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New changes to UK Student Visa Regulations such as the student post-study work visa (PSW) should help HEIs attract more international students.

There is no doubting the value of transnational education (TNE) to the UK and its HEIs. This includes not only the development of vital research links between UK institutions and their partners around the world but also key teaching and student exchange collaborations. Perhaps the most significant element for HEI’s is the recruitment of international students to undergraduate and postgraduate programmes. Recent information from Universities UK (International Facts and Figures 2019) highlights the scale of this with almost 460,000 international students, of which 320,000 were non-EU students.

In addition to the hugely significant academic, cultural and social benefits to the UK, there is a major economic benefit too. In a recent THE article, Alistair Jarvis, Universities UK chief executive, was quoted as saying “Evidence shows that international students bring significant positive social outcomes to the UK as well as £26 billion in economic contributions”. Notwithstanding this clear benefit to the economy, there have been significant challenges for HEIs wishing to recruit international students with the complexities of the immigration regime for incoming Non-EU students. To complicate things further, there is uncertainty about how this might impact on incoming EU students in the event of a no-deal BREXIT.

That said, the recent changes to UK Student Visa Regulations such as the re-introduction of the post-study work (PSW) visa is a very welcome step in the right direction. The withdrawal of PSW visa in 2012 proved to be a huge disincentive for incoming international students and, together with a further tightening of the regulatory framework, it had a clear detrimental impact on the recruitment of international students. Australia, Canada and the US all benefitted from the UK’s withdrawal of the PSW visa route for students. Although the UK remains in the world ‘Top 10’ destinations for international students (second behind the US), it’s percentage change dropped to 0.3% compared to 13.9% for Australia, 10.4% for Canada and 7.1% for the US.

The re-introduction of the post-study work (PSW) visa route is a good thing for Student Visa Regulations and should help the UK to recover some of the ground that it has lost over the past 7 years. How much it will recover remains to be seen and will depend primarily on the UK government’s approach to ‘students as immigrants’ in the post BREXIT world. There is much work to be done to catch up and capitalise on the ‘new’ PSW visa arrangements.

However, it is important to remember that, despite this significant policy shift, the strict framework for student visas is still in place. In short, the pipeline for incoming international students is still being tightly controlled and the new arrangements will only apply to students at the end of this pipeline. HEIs will continue to have to exercise their extensive sponsor obligations and be able to evidence this to UKVI, should the need arise. The risks and costs associated with getting it wrong are still very high in terms of reputation and, ultimately, financial impact. This is especially the case at HEIs who rely heavily on international students to secure income targets.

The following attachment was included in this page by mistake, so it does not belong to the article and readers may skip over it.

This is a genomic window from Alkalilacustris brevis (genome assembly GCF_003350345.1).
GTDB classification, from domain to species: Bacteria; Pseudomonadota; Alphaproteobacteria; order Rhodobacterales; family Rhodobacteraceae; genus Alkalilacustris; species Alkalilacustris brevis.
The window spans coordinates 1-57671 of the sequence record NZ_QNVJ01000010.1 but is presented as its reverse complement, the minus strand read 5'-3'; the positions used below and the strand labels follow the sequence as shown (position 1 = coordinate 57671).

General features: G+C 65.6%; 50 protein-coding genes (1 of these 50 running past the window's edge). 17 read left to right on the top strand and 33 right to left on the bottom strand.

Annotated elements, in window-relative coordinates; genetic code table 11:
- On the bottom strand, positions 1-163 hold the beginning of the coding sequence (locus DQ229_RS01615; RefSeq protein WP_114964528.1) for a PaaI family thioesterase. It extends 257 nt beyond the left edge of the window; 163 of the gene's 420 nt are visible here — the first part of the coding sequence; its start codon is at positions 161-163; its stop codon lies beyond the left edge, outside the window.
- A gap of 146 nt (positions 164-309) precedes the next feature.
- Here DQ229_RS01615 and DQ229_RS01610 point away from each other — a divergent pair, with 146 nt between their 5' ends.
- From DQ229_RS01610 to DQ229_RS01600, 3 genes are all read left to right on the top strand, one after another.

Not that the introduction of the more stringent student visa regulations framework has been all bad. It did remove some dodgy so-called ‘English language’ providers and it forced HEIs to focus more closely on their international student populations to assure their ‘engagement’ with their respective institutions. A very healthy ‘by-product’ of this was that institutions, especially those adopting the SEAtS Software ‘Student Success’ approach, developed a much better understanding of their international student cohorts and improved their ability to support these students through their studies. SEAtS Software enables HEIs to demonstrate clearly to UKVI that they are meeting their strict sponsor obligations; especially in terms of student engagement.

When the highly successful SEAtS approach is extended to the whole student population, there are enormous benefits that can accrue very quickly. These include improved retention and better student outcomes overall. SEAtS enable HEIs to gain a better understanding of all students, facilitating the development of genuine insights and wisdom across the whole student population. In short, it is an amazing win-win for those institutions and, more importantly, their students.

About the Author

Philip Henry is a former U.K. University Registrar and Secretary with almost 40 years’ experience in higher education in the UK and overseas. He was an active member of the UK’s AHUA, ARC and AUA (a founding Executive Committee member) and AACRAO and ARUCC in North America. He is still engaged in the sector as a passionate advocate of initiatives to support student success and has submitted articles to AACRAO’s College and University quarterly journal on this subject.